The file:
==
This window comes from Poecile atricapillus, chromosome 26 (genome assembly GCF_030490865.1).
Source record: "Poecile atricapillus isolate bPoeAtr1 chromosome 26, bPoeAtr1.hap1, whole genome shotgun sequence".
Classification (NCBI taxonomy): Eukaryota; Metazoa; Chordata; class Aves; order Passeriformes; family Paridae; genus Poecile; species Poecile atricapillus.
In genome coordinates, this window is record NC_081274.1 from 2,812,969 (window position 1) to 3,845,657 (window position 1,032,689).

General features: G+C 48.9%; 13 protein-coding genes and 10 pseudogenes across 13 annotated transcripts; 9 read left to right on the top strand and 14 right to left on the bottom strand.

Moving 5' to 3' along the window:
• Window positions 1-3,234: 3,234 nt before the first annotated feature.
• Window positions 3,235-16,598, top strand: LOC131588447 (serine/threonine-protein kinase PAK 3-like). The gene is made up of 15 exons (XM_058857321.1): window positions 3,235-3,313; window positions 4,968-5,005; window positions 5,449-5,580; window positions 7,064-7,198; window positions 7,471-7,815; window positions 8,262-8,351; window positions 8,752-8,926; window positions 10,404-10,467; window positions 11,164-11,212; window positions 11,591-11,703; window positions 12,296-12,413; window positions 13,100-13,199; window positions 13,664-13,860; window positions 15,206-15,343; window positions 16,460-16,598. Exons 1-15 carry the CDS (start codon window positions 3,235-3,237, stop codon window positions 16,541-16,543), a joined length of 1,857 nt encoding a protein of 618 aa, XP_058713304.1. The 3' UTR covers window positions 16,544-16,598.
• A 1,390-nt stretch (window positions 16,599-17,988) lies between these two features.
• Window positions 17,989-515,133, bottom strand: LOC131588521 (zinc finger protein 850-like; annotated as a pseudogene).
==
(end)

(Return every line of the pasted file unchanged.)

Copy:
This window comes from Poecile atricapillus, chromosome 26 (genome assembly GCF_030490865.1).
Source record: "Poecile atricapillus isolate bPoeAtr1 chromosome 26, bPoeAtr1.hap1, whole genome shotgun sequence".
Classification (NCBI taxonomy): Eukaryota; Metazoa; Chordata; class Aves; order Passeriformes; family Paridae; genus Poecile; species Poecile atricapillus.
In genome coordinates, this window is record NC_081274.1 from 2,812,969 (window position 1) to 3,845,657 (window position 1,032,689).

General features: G+C 48.9%; 13 protein-coding genes and 10 pseudogenes across 13 annotated transcripts; 9 read left to right on the top strand and 14 right to left on the bottom strand.

Moving 5' to 3' along the window:
• Window positions 1-3,234: 3,234 nt before the first annotated feature.
• Window positions 3,235-16,598, top strand: LOC131588447 (serine/threonine-protein kinase PAK 3-like). The gene is made up of 15 exons (XM_058857321.1): window positions 3,235-3,313; window positions 4,968-5,005; window positions 5,449-5,580; window positions 7,064-7,198; window positions 7,471-7,815; window positions 8,262-8,351; window positions 8,752-8,926; window positions 10,404-10,467; window positions 11,164-11,212; window positions 11,591-11,703; window positions 12,296-12,413; window positions 13,100-13,199; window positions 13,664-13,860; window positions 15,206-15,343; window positions 16,460-16,598. Exons 1-15 carry the CDS (start codon window positions 3,235-3,237, stop codon window positions 16,541-16,543), a joined length of 1,857 nt encoding a protein of 618 aa, XP_058713304.1. The 3' UTR covers window positions 16,544-16,598.
• A 1,390-nt stretch (window positions 16,599-17,988) lies between these two features.
• Window positions 17,989-515,133, bottom strand: LOC131588521 (zinc finger protein 850-like; annotated as a pseudogene).